I bet you just read that in Homer Simpson’s voice, didn’t you?
The show revolving around the lovable, donut-loving simpleton and his family has been on air for nearly three decades now, quite a mean feat for any sitcom, let alone an animated one. Heck, I bet loads of us here grew up watching it and some of us probably have kids of our own doing the same now.
Last April, “The Simpsons” surpassed “Gunsmoke” for the highest number of scripted episodes aired on prime time American TV. (For reference, the Western drama series had twenty seasons during its two-decade run. “The Simpsons,” meanwhile, was renewed for a 30th season this year. Welp.)
So, it’s high time for a comprehensive book on the beloved series and Mike Reiss, a writer who has worked on the show since its launch in 1989, has apparently just published one. Save for a recounting of the feud between The Simpsons creator Matt Groening and early showrunner Sam Simon during the series’ heyday and a brief, somewhat haphazard response to the Apu controversy, it’s not really a dramatic, behind-the-scenes tell-all that one might expect.
But then again, we’re talking about one of the greatest influences on modern comedy here, so perhaps it’s only right that the book focuses more on the making of such, and in the process, it provides quite a handful of fun facts to delight even the most casual Simpson’s fan:
1. The iconic yellow skin was the result of an accident.
The character designs for Bart, Lisa, and Maggie Simpson all lack lines separating their skin from their hair points. The early animators opted for yellow since it could be rendered as both skin and hair color.
2. While plenty of famous people have appeared on the show as guests, more than a few celebrities have declined to do the same.
Meryl Streep, NSYNC, and even the late Stephen Hawking all lent their voices to the show, but Tom Cruise and the Hemsworth brothers all passed on the opportunity to guest-star.
Reiss also revealed that show producers have been trying and failing to get Bruce Springsteen on the show for years, and that no American president has done the show while in office.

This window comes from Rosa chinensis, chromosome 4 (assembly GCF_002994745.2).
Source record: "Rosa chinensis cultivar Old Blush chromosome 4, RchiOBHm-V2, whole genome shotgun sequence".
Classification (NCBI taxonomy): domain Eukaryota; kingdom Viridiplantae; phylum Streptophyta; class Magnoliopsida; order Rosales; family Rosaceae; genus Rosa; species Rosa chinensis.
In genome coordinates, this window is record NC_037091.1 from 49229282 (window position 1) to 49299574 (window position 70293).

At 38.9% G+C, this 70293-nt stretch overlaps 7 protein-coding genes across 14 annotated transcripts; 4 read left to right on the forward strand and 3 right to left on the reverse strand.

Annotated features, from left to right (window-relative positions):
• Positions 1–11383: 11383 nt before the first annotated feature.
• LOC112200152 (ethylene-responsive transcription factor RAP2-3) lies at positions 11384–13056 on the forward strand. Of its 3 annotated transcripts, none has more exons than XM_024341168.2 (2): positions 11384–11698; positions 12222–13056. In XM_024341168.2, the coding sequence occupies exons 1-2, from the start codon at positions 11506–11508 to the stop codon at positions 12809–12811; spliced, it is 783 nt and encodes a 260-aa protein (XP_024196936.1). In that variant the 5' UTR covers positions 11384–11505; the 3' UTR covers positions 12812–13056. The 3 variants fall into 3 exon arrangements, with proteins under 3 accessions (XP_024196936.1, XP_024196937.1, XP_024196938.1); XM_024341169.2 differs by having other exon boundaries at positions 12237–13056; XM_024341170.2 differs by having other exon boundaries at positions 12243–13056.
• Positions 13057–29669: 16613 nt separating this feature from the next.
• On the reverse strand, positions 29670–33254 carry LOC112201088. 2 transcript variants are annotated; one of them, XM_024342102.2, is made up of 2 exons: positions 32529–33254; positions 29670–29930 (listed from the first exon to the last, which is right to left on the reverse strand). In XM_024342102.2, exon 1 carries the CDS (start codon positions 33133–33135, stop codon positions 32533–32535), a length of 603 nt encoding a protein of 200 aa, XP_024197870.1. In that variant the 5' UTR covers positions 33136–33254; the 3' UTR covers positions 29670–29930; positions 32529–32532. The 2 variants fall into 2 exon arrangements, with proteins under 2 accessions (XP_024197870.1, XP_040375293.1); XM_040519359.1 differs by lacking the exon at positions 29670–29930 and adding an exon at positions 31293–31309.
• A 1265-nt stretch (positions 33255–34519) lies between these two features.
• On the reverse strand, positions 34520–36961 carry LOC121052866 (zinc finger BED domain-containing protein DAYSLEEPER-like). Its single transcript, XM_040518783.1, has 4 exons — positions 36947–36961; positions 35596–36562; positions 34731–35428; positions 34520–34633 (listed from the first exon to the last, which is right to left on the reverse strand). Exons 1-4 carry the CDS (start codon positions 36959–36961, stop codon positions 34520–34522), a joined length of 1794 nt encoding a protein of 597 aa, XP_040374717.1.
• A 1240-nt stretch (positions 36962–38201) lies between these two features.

3. Each episode is designed to run for 20 minutes and 20 seconds on the dot.
Apparently, it takes a lot of artful padding to accomplish that consistently, especially given the show’s 30-year run.
4. Matt Groening used his own family as the basis for the Simpsons.
True to form, Homer and Marge Simpson were inspired by Groening’s own parents, as with Lisa and Maggie, who were both named after his sisters.
Bart’s character, mercifully, was a complete fabrication.
5. The town’s name was borrowed from a 1950’s sitcom called “Father Knows Best.”
“Springfield” was specifically chosen for its “generic blandness.”
6. President Trump was once nothing more than an absurd punchline on the show.
The character appeared in a 2000 episode where Lisa Simpson became the first female president of the United States. How’s that for irony?
7. There’s a reason why the clouds cover part of the title in the opening sequence.
If you’ll recall, “The Simps” is the first word you see coming out of the clouds whenever the show begins. Reiss claimed that this was deliberate.
“‘Simps’ is short for simpletons, or rather, stupid people, such as the ones you’re about to see on the show,” he wrote.
“Springfield Confidential: Jokes, Secrets, and Outright Lies” was written by Mike Reiss with Matthew Klickstein, and is currently available in bookstores the world over.